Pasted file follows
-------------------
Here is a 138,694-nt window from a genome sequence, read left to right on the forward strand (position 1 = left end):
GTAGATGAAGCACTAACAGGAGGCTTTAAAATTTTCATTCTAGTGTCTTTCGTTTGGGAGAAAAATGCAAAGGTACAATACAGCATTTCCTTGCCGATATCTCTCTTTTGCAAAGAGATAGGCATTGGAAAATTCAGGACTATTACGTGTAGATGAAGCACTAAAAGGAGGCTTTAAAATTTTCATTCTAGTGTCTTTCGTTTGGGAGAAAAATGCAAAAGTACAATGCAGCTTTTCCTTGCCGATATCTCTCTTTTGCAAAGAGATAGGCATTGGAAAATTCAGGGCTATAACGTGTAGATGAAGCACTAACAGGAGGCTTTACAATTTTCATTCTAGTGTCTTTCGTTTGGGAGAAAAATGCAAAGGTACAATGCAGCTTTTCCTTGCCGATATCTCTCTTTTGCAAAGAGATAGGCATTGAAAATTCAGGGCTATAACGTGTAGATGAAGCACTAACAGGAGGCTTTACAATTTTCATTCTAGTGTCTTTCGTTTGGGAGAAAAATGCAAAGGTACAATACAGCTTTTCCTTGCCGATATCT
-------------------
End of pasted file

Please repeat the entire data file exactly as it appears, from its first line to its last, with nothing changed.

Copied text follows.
Here is a 138,694-nt window from a genome sequence, read left to right on the forward strand (position 1 = left end):
GTAGATGAAGCACTAACAGGAGGCTTTAAAATTTTCATTCTAGTGTCTTTCGTTTGGGAGAAAAATGCAAAGGTACAATACAGCATTTCCTTGCCGATATCTCTCTTTTGCAAAGAGATAGGCATTGGAAAATTCAGGACTATTACGTGTAGATGAAGCACTAAAAGGAGGCTTTAAAATTTTCATTCTAGTGTCTTTCGTTTGGGAGAAAAATGCAAAAGTACAATGCAGCTTTTCCTTGCCGATATCTCTCTTTTGCAAAGAGATAGGCATTGGAAAATTCAGGGCTATAACGTGTAGATGAAGCACTAACAGGAGGCTTTACAATTTTCATTCTAGTGTCTTTCGTTTGGGAGAAAAATGCAAAGGTACAATGCAGCTTTTCCTTGCCGATATCTCTCTTTTGCAAAGAGATAGGCATTGAAAATTCAGGGCTATAACGTGTAGATGAAGCACTAACAGGAGGCTTTACAATTTTCATTCTAGTGTCTTTCGTTTGGGAGAAAAATGCAAAGGTACAATACAGCTTTTCCTTGCCGATATCT